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Lucking Out in Arizona + Farewells to Joe Delucca and Kelly Rodman

Here is my first blog post since the cancellation of the rest of spring training and MLB's decision to delay the opening of the regular season until no earlier than April 9. 

 

As someone who grew to love baseball when opening day was around April 15, this decision is welcome. Here's hoping for a return to a 154 game season or less. 

Of course, we don't know when the season will really start. It could be very late.  

 

I feel heartsick for the college seniors who will not play any college baseball this spring.  Omaha will host no College World Series in mid-June. (Most likely, MLB's amateur free agent draft, which would have been held for the first time in Omaha on the eve of the CWS, will now be back in MLBTV studios in Secaucus, NJ, in the NY metro area.


I also feel the pain of all the college basketball seniors, men and women, whose careers have ended abruptly.  A shout-out to Wisconsin's only senior, swingman Brevin Pritzl whose sharp-shooting and clutch rebounding meant so much to the Badgers' eght-game winning streak that propelled them to their unexpected Big Ten title. 

 
We will survive this current scare just like we survived the Civil War, World Wars I and II, the Great Depression, the polio scare of the early 1950s, and the divisiveness over the Vietnam War.  

 

If there is a blessing in disguise during all this unease, I hope we can regain the sense once again of what a real "nation" is - populated by people who may not agree on everything but who share an acceptance of basic decencies and belief in "life, liberty, and the pursuit of happiness."


So here folks is the blog I nearly finished before all the shutdowns began. 

 

My annual trip to Phoenix for the 28th annual NINE baseball magazine conference 

was blessed with perfect weather in the first week of March. Temps in low 80s, sunny but breezy and comfortable even if a tad chilly at night and early morning.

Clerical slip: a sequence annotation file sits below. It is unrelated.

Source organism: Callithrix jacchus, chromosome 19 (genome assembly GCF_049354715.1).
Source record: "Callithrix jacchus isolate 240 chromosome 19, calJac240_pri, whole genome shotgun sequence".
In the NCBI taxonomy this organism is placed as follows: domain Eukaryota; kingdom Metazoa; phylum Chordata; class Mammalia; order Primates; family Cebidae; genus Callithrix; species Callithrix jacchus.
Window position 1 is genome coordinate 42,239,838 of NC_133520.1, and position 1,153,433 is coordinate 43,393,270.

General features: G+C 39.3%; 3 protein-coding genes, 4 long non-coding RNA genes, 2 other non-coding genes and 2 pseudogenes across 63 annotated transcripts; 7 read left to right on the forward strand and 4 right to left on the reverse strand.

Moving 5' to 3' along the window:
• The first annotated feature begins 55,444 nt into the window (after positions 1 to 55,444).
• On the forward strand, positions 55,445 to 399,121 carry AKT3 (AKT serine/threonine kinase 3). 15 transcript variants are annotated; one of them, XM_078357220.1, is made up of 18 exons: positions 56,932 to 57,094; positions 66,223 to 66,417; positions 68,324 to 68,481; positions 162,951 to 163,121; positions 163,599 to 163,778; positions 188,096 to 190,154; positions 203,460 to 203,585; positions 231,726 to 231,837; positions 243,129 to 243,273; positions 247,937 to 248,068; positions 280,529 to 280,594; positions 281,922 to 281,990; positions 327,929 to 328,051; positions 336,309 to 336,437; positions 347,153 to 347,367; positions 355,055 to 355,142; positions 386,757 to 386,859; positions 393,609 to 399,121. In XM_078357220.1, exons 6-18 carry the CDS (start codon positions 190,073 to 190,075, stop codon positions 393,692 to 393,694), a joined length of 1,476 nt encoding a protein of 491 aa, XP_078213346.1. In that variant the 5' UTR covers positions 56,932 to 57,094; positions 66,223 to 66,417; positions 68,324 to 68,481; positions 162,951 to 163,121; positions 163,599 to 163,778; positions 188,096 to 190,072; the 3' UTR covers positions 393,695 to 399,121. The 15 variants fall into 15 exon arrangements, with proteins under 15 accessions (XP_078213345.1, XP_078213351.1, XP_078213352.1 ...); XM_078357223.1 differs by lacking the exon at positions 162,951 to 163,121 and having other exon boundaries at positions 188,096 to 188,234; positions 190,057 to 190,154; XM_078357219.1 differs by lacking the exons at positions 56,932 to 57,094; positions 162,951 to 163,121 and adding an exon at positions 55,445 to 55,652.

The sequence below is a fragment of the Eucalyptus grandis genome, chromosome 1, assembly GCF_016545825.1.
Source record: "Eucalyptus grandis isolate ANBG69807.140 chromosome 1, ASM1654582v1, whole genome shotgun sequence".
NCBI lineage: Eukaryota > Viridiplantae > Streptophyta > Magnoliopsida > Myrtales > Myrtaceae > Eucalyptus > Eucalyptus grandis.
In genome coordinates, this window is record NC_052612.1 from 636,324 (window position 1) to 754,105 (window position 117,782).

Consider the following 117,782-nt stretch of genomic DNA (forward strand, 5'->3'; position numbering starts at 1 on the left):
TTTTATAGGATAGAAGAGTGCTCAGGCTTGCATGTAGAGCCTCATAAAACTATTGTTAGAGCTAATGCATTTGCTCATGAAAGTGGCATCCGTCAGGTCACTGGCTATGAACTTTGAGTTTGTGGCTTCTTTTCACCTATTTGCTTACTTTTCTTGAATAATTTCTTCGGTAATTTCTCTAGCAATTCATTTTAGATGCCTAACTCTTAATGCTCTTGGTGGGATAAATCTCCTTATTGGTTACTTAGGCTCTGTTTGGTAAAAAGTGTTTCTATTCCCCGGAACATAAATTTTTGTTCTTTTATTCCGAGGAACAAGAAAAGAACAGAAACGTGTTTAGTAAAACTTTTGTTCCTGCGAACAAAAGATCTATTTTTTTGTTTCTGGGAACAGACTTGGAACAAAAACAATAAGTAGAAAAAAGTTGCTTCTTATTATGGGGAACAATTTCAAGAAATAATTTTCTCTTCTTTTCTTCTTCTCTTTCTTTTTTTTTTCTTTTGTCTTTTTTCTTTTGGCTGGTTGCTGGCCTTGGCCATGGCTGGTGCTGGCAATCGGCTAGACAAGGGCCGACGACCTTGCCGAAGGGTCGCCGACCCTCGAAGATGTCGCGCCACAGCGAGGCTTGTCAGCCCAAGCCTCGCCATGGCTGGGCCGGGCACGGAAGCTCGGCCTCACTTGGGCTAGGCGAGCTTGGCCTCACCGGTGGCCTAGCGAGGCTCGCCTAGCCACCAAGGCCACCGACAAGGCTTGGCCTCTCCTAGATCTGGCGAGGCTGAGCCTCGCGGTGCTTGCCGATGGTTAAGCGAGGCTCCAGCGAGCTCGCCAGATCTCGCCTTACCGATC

As always, the DoubleTree Hilton on the Tempe-Phoenix border on S. Priest Rd. provided a comfortable setting. The conference attended by nearly 100 scholars/writers/teachers/informed fans was very stimulating. 

 
Too many highlights to list them all but here are a few.  

As keynoter and opening night panelist, Ron Rapoport, veteran sportswriter now based in LA after many years as Chicago Sun-Times columnist, talked movingly about his Ernie Banks biography LET'S PLAY TWO, now in paperback from Hachette Books.  

 
It is not only a wonderful baseball book that will enthrall if bring back painful memories for Cubs fans who watched their chronic losing franchise let their 1969 lead slip away to the onrushing Mets. 

 
It is also a profound look at an essentially lonely man who was at his best, as Rapoport says, "being Ernie Banks," a person whose bubbling personality on the surface masked a crippling depression. 

 

Like any good biography, the book is peopled with incisive portraits of people who intersected with the Hall of Famer. Among them the innovative but baseball-blind Cubs owner Phil Wrigley, belittling manager Leo Durocher, and admiring teammates like Billy Williams who was as happy in his family life as Banks was unhappy. 

 
Another revelation at the NINE conference came in the screening of Larry Foley's documentary, "The First Boys of Spring." It is about Hot Springs, Arkansas where starting in 1886 the first spring training was held.  

 

Foley, a film professor at the University of Arkansas, has unearthed footage of Babe Ruth, working off his wintertime paunch, and Rogers Hornsby delivering hitting instruction to students at Ray Doan's baseball school that operated from the mid-1930s until shortly after World War II.